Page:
Obama or Bongo Ondimba: Who’s Disinheriting Whom?

The future ex-president of the United States will not be counting on his Kenyan inheritance for his retirement, as part of his paternal family intends to deprive him of it due to a lack of solidarity. Ali Bongo Ondimba, however, has decided to disinherit himself…

The first African-American president’s stay in the Oval Office is almost up. It is just one year before the end of his mandate, and we have already only been talking about his potential successors, given the never-ending U.S. electoral campaigns. Soon to be a “has-been,” Barack Obama can now begin to pack his bags, but where would he be heading? After his furtive visit to the land of his paternal ancestors in July, will he be tempted to “return to his native land?” It is uncertain whether his father’s family will welcome him with open arms…

A few weeks ago, the Kenyan press learned that members of Obama’s family have decided to disinherit Barack, the ungrateful child. According to some African family relations, his relative indifference toward Africa — particularly for his father’s homeland — would have been a less bitter pill to swallow if he did not use his Kenyan heritage as a “powerful element” in his first presidential campaign. At that time, he took pleasure in presenting himself as “a candidate who connect[s] different worlds.”

Barack Obama Disowned by Part of His Kenyan Family

While he may have indeed crowned his electoral operations with “political opportunism” by inviting some of his African family to his first inauguration, he had too quickly neglected his roots, remaining insensitive to the problems of his Kenyan relatives. The height of his disownment came in 2014 when the American president preferred to take part in a round of golf rather than be present for the burial of his aunt Zeituni Obama, who died in Boston. Shocked by this flagrant lack of family values, Barack’s half-brother, Malick, even tried to explain this indifference with a dark family secret. Could Barack Jr. really not be the son of Barack Sr. but of a poet named “Frank” to whom Obama makes reference in his Hawaiian memoirs?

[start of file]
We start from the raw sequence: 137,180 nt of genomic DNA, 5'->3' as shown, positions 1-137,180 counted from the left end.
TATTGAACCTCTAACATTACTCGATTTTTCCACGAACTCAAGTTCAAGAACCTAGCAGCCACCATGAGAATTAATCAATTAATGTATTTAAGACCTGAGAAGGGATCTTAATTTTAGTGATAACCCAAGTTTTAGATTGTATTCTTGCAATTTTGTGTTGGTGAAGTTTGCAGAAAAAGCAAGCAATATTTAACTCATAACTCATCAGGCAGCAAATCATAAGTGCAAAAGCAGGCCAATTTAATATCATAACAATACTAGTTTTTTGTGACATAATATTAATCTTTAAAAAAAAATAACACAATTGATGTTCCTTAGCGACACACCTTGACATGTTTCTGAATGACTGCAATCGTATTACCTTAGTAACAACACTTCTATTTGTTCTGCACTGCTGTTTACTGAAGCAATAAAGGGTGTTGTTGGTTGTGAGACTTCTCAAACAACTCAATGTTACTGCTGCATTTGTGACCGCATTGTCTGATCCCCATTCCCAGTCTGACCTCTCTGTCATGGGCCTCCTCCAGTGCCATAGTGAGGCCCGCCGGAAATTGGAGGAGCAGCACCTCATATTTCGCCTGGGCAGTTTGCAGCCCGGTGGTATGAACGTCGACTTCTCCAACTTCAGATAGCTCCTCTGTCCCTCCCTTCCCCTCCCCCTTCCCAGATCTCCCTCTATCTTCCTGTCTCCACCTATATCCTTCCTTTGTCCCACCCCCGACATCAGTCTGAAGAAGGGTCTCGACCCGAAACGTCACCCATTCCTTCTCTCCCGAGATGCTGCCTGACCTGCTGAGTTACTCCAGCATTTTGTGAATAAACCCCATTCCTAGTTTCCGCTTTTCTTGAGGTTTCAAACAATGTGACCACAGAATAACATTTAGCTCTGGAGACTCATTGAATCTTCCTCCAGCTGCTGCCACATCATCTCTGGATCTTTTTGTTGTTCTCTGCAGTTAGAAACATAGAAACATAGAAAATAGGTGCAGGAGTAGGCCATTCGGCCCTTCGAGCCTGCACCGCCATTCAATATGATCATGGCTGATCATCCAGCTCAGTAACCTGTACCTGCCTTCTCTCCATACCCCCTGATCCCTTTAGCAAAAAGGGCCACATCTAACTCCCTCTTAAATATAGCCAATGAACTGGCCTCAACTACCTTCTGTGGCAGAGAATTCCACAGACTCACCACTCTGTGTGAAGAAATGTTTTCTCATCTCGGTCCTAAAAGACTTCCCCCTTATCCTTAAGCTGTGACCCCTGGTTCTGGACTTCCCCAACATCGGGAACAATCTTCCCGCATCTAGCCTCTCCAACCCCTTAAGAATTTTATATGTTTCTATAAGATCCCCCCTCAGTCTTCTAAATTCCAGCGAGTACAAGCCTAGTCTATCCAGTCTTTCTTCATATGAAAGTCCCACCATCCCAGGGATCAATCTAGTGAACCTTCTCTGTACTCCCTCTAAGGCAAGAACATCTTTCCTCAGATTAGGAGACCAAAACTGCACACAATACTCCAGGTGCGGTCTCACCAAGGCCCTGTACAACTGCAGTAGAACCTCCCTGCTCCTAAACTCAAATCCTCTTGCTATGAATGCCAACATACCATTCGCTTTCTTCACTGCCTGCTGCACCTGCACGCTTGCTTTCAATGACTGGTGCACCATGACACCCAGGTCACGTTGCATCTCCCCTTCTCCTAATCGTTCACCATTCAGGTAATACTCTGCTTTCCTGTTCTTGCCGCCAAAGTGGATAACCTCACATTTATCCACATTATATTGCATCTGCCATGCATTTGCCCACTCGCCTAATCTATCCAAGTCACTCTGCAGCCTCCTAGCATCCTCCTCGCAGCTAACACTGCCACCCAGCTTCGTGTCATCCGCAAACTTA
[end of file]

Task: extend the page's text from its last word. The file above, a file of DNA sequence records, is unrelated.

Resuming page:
While awaiting the improbable DNA tests to verify this improbable theory, the aggrieved part of the Kenyan family have “disowned” Barack Obama. He should no longer be counting on getting a cold, hard inheritance. Should he be contrite when he himself set fundraising records during his electoral campaigns? Should he be appalled at a time when depriving one’s descendants of their inheritance is a trend in the United States?

Disinheritance: A Favor?

Although the French civil code currently forbids the disinheritance of one’s child, the trend is completely different among the wealthiest Anglo-Saxons. The founder of Microsoft, Bill Gates; former mayor of New York Michael Bloomberg; the founder of eBay, Pierre Omidyar; media mogul Ted Turner; director George Lucas; musician Sting and even actor Jackie Chan have considered it to be a handicap to leave their wealth to their offspring. Most of their respective inheritances — 90 percent on average — should instead go to charity. Investor Warren Buffet explains that he wants to leave his children with “just enough so that they would feel that they could do anything, but not so much that they would feel like doing nothing.” Getting everything would make the need for earning useless, and thus, disinheritance would be a favor.

It is uncertain whether this philosophy shared by rich Westerners would make a splash in Africa, where inheritance makes mouths water to the point that a number of so-called “brouteurs” (Ivorian slag for “cyber criminals”) have turned it into the theatrical backbone of their scams. However, Gabon’s president, who succeeded his father, has made the first move. During his latest address to the nation, Ali Bongo Ondimba announced that, in agreement with his children, he would give his share of inheritance to a foundation for education…

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